Autumn – The Best Season for Japanese Food!

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The Japanese government has started easing their Covid restrictions and will start to welcome people from abroad from October according to The Diplomat Magazine.

It’s the first time in three years that they’re opening their border to almost everyone. Some of you may start planning a trip for next year, or even during the Christmas holidays. There’s still a bit of time before it happens though, so I’d like to introduce some highlights of Japanese Autumn.

 

The Best Season for Food – Shokuyoku no Aki ( Appetite of Autumn)

As a lot of people know already, Japan has a rich history, culture, and food. Actually, the best season for Japanese food is the Autumn, especially in October.

Traditionally, Autumn is well known as “The season for harvest” – rice farmers harvest rice and take it to market as “fresh rice”, and other vegetables such as mushrooms, carrots, and sweet potatoes are in season. Along with vegetables, it’s also the best season for many fish as well – salmon, mackerel, and herring, being the most popular.

To enjoy the best of these seasonal foods, I love to make “Takikomi Gohan” (Japanese mixed rice). I usually use mushrooms, carrots, and bamboo shoots with rice and season it with soy sauce, mirin, sake, and fish stock. It’s the simplest and best way to enjoy seasonal foods all together. You can also make it with other ingredients, sweet potato, salmon, and abura-age (deep fried tofu). Here’s recipe I found on YouTube, if you’d like to try making it for yourself!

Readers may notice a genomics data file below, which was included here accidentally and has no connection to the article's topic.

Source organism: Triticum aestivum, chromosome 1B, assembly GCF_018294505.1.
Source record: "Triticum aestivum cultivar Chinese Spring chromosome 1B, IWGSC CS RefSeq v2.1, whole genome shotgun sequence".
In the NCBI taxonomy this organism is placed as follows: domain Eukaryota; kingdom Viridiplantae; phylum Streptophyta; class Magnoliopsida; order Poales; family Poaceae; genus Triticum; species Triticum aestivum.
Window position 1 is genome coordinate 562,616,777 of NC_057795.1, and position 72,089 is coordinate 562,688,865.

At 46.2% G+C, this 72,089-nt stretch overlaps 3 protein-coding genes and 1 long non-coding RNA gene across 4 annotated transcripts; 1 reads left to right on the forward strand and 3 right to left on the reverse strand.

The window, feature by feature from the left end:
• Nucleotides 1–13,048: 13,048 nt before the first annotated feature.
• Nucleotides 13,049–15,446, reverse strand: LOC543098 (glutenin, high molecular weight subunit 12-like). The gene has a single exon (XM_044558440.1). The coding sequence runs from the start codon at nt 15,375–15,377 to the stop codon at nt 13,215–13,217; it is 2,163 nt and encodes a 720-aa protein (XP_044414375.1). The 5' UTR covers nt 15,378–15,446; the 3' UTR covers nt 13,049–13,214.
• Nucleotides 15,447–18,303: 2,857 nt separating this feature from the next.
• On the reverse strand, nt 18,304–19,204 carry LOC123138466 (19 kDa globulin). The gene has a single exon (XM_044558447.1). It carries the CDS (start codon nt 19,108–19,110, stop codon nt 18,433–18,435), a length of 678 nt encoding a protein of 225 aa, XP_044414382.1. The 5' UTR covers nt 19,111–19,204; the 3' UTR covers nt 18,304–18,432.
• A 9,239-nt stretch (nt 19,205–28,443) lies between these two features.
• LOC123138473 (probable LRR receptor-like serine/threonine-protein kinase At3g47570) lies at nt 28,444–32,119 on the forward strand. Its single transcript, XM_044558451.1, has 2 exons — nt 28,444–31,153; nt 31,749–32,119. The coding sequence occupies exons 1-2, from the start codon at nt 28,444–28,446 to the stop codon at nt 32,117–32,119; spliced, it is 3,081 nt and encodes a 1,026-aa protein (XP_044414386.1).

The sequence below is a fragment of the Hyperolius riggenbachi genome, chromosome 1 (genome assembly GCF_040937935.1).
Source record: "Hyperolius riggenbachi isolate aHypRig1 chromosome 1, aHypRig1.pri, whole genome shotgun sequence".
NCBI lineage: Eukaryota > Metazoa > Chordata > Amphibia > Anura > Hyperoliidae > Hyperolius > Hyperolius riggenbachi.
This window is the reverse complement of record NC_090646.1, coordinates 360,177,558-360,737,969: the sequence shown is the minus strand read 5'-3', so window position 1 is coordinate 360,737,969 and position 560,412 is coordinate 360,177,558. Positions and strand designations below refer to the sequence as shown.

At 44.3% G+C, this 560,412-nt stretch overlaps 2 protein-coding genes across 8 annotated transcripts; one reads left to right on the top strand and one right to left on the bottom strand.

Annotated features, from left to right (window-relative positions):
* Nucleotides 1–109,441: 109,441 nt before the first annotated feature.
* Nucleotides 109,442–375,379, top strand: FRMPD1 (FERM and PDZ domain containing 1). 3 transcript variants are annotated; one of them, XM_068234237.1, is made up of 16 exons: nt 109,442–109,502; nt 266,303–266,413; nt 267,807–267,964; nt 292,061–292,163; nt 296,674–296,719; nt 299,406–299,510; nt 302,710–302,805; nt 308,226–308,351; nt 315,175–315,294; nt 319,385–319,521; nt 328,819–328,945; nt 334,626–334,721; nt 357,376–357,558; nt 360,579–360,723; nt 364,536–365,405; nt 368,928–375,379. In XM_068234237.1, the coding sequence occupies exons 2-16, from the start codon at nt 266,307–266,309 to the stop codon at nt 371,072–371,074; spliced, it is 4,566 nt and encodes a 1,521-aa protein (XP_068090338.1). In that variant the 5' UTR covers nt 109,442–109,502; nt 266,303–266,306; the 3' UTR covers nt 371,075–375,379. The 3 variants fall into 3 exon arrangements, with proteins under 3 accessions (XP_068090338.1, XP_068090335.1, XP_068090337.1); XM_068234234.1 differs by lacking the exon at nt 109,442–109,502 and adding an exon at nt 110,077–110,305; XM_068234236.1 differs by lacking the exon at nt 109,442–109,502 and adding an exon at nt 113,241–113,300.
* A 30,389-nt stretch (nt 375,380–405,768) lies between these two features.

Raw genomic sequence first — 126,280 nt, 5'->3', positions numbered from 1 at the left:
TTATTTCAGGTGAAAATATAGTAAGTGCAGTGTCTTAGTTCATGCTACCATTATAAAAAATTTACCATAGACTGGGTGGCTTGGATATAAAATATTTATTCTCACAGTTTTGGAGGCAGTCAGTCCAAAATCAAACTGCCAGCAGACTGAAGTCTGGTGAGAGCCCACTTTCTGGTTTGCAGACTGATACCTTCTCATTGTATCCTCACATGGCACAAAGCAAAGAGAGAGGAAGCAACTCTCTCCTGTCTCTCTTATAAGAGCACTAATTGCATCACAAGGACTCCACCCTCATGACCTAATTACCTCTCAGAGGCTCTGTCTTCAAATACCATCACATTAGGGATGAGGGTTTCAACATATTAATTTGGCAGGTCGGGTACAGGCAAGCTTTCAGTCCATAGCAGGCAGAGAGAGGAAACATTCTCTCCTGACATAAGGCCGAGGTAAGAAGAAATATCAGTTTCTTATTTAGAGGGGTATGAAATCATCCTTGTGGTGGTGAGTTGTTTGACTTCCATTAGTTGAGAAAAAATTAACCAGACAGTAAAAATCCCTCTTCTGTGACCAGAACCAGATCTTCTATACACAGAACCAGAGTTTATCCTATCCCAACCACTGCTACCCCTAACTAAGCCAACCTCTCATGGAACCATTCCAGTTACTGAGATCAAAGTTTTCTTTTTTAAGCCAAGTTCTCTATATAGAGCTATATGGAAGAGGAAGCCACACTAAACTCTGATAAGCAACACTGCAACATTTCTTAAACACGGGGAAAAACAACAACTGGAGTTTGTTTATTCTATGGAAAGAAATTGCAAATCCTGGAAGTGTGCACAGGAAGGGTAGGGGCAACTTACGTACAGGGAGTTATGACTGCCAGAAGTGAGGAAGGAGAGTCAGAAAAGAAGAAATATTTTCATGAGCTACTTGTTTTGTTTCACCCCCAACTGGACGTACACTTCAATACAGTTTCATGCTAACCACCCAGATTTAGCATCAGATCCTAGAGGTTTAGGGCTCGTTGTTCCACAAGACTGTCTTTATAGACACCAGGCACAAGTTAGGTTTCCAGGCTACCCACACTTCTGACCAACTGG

Take Care of Yourself – Aki no Yonaga (Long Autumn Nights)

Autumn is right around the corner, and with it we can expect the nights to get longer, which is traditionally called “Aki no Yonaga” in Japan. After people survive the hot days for almost three months, it starts to get more comfortable to go out. Traditionally it was believed that people tend to get sick or depressed during the transition between summer and winter. Hence it’s important to take care of yourself as your body starts to get tired from the sudden cold. In Japan, people tend to relax at home, do yoga, and drink lots of tea!

To keep your body relaxed and warm, drinking tea is always the favoured option for long nights in Autumn. It may be same in the UK – even though the autumn in the UK is shorter than in Japan – we should make our body rest and prepare for the coming winter.

Read some of our previous blogs:
The Season for Arts – Geijutsu no Aki (Arts of Autumn)

Another thing to enjoy during Autumn in Japan is going to museums and exhibitions. The three biggest art competitions are held in Autumn every year – Nika-Ten, Nitten, and Inten – each of these competitions select works of art from more than a thousand candidates. Nitten in particular is the most famous competition which has more than one hundred years of history behind it. The competition includes Japanese painting, Calligraphy, and Sculpture, along with crafts and western paintings. This year, more than three thousand pieces of art will be showcased at the National Art Centre and around twenty judges in each category will choose the winners.

I hope you learned something new about the Japanese Autumn and I wish you a great and relaxed autumn!

 

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